Guest Opinion: Power on Our Terms

{ July 20th, 2011 }

By Jason Wiener and Ted Rose
Posted: 07/19/2011 01:00:00 AM MDT

Tonight, City Council will take an initial vote to authorize the creation of Boulder`s own electricity utility. Our companies have joined the Boulder Clean Energy Business Coalition to assist the city and the public in evaluating options for our utility future. With the right approach, the city can create a local solution that will benefit our community and offer a model for others around the state and the country.

For months, Boulder and Xcel Energy have explored ways to pursue that future together. The city remained clear about our community`s aims: ensure a reliable energy supply; control consumer costs; reduce carbon emissions while promoting economic development and local control.

Just weeks before the city`s deadline for ballot questions, and six weeks after the deadline for submitting a proposal, Xcel presented an ambitious proposal to build a new wind farm on Boulder`s behalf. The proposal called for a 200 megawatt wind farm in southeast Colorado along with a 20 year binding contract. Xcel withdrew that proposal last Thursday, but before it did, the Boulder Clean Energy Business Coalition completed an analysis of the plan. The complete analysis on our website (boulderdecides.com) and we felt it was worthwhile to summarize our perspective here.

The Xcel proposal would have allocated the electricity from the wind farm to Boulder`s energy mix through the purchase of renewable energy credits (RECs) generated by the wind farm. By offsetting natural gas generation, the wind farm would have resulted in reductions in carbon emissions attributed to Boulder and a slight reduction in the carbon emissions of Xcel`s energy fleet.

While these are positive outcomes, there were also significant risks in the proposal for Boulder ratepayers. Xcel would determine when to curtail electricity production at the wind farm because of reductions in overall energy demand across the Xcel territory yet Boulder`s ratepayers would be financially responsible for that curtailment when it happened. The proposal would have locked the city in to a single energy contract for the next 20 years, reducing the city`s flexibility to respond to changing market conditions. The deal could have presented Boulder with significant financial risks if the price of energy fell substantially. While city staff attempted to mitigate those risks in negotiations with Xcel, they were unable to achieve an agreement.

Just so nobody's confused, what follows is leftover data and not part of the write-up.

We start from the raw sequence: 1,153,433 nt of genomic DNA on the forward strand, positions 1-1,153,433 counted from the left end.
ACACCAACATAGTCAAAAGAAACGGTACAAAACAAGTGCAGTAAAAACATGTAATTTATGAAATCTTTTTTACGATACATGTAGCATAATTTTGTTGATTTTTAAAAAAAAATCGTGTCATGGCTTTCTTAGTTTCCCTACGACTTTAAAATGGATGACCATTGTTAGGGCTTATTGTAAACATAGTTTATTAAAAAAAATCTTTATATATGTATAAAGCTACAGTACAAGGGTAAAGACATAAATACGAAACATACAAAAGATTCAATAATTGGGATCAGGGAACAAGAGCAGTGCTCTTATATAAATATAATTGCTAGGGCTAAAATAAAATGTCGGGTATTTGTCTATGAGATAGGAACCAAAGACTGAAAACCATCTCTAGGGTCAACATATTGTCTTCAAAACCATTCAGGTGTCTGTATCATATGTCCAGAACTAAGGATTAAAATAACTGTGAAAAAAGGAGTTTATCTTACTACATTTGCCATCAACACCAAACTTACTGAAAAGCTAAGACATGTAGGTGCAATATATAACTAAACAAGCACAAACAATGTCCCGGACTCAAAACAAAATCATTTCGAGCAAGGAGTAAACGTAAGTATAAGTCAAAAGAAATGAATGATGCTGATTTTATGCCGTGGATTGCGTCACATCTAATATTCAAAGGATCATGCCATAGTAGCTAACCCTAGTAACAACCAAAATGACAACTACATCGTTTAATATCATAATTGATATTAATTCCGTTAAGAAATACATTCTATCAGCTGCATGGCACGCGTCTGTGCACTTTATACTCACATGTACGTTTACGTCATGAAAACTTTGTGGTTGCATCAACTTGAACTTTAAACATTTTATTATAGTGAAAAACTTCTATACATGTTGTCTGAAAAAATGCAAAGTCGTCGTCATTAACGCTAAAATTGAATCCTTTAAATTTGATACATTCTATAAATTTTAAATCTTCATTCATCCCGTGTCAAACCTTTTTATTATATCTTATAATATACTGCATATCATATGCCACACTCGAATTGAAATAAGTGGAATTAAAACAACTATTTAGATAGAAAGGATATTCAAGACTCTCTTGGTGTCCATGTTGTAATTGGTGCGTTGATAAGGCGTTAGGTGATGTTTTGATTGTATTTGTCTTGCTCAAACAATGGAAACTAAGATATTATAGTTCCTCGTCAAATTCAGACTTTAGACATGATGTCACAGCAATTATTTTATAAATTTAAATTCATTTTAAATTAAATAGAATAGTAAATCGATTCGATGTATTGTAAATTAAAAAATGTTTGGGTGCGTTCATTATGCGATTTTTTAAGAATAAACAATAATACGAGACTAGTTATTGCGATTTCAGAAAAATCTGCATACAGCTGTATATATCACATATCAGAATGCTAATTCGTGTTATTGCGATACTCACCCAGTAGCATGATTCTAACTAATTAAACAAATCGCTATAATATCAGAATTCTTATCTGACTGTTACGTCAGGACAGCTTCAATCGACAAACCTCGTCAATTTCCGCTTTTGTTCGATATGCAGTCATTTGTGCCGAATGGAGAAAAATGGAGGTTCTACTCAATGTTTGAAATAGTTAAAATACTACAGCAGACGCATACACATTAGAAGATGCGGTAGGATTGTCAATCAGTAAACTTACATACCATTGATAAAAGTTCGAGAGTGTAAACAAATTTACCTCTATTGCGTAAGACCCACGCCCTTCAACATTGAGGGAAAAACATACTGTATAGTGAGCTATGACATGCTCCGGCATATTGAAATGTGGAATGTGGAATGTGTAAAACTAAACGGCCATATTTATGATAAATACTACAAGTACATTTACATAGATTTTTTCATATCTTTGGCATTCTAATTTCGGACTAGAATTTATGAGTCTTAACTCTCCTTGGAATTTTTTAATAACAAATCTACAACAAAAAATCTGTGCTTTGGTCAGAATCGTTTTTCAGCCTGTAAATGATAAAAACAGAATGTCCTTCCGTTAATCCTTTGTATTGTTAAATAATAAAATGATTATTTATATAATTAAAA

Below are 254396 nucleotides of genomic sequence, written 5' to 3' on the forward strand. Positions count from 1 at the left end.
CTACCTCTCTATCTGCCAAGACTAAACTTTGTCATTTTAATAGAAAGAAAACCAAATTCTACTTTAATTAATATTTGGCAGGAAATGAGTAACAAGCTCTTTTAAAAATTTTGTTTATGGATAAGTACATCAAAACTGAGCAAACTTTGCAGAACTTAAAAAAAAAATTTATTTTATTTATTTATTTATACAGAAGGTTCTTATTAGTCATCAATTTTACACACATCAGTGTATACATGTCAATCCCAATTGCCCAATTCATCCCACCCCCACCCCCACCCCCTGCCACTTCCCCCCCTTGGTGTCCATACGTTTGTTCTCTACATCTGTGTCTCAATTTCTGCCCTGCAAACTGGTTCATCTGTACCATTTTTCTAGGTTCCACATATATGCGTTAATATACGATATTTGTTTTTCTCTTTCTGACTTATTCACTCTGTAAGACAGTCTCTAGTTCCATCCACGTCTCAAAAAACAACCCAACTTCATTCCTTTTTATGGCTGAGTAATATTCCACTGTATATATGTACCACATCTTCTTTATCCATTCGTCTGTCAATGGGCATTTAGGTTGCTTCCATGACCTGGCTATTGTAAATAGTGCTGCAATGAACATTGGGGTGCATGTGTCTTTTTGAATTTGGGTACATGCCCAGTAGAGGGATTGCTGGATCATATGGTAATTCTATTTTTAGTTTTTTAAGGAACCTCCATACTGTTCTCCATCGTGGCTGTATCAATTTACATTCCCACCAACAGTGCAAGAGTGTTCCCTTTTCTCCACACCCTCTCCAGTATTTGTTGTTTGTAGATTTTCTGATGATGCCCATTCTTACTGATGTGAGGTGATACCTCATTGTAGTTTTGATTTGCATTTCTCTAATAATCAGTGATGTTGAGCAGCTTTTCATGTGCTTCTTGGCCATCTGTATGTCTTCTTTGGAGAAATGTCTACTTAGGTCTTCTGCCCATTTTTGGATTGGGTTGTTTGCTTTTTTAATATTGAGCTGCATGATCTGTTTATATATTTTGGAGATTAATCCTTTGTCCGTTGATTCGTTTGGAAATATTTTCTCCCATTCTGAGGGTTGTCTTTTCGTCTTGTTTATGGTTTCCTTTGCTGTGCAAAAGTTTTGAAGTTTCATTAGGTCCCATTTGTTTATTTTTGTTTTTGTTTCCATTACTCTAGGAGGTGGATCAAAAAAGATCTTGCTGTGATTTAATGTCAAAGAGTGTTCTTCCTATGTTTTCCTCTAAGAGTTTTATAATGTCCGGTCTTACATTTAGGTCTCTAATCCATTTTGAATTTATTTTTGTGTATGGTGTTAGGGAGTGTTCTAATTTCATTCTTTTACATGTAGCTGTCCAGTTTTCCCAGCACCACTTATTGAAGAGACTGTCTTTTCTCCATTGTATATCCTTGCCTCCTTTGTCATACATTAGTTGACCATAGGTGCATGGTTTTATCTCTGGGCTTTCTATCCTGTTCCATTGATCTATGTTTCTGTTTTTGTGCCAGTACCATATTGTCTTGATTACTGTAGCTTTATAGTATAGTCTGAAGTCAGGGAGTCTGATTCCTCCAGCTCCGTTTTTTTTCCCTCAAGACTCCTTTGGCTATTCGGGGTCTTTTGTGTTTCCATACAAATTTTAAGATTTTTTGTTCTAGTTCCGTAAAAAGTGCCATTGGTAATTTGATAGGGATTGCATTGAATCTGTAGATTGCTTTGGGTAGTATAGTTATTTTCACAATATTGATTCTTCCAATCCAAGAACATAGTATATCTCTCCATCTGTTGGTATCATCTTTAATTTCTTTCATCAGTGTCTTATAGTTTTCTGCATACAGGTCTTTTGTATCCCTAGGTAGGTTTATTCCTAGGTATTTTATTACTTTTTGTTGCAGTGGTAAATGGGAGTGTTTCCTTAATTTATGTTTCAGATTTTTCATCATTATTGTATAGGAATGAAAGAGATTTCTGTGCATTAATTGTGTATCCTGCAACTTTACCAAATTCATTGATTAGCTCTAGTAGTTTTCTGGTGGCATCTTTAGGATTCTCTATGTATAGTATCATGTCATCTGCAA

The proposed agreement would not have addressed energy efficiency, increased solar deployment or local economic development – all established city objectives. Furthermore, the agreement with Xcel would have increased consumer bills, which runs directly counter to the stated objectives of the city council.

We believe the city is evaluating options with a careful, considerate approach to ensure that we move forward prudently. The city has been studying the technical, legal and financial aspects of a local utility for the better part of five years. Xcel presented an intriguing, but rushed proposal, and then abruptly withdrew it. That`s not the type of predictable and reliable behavior we need from our utility partner.

The ballot question to be introduced tonight will allow us to take the next steps to explore creating our own utility but it will not commit us to any particular path. The proposed ballot language will provide the city with the flexibility it needs to protect Boulder`s citizens: we could decide to renew an Xcel Energy franchise, go back to the negotiating table to hammer out a deal similar to the 200-megawatt wind deal or continue with our current service from Xcel without a 20-year commitment, or if the conditions are right — form a municipal utility as 29 other municipalities in Colorado have done. In the coming weeks the Boulder Clean Energy Business Coalition will offer an analysis of the proposed city`s plan.

In short, we believe the city is motivated by the right goals moving forward. We know the ways in which our children consume and produce energy will be much different than today. We support the city`s careful, considerate approach in crafting an energy future for Boulder`s next generation.

Jason Wiener is Co-Owner/General Counsel – Namaste Solar; Ted Rose is Managing Partner — Gravity Renewables. They are part of the Boulder Clean Energy Business Coalition (boulderdecides.com) which is composed of business community members interested in a sustainable energy future.

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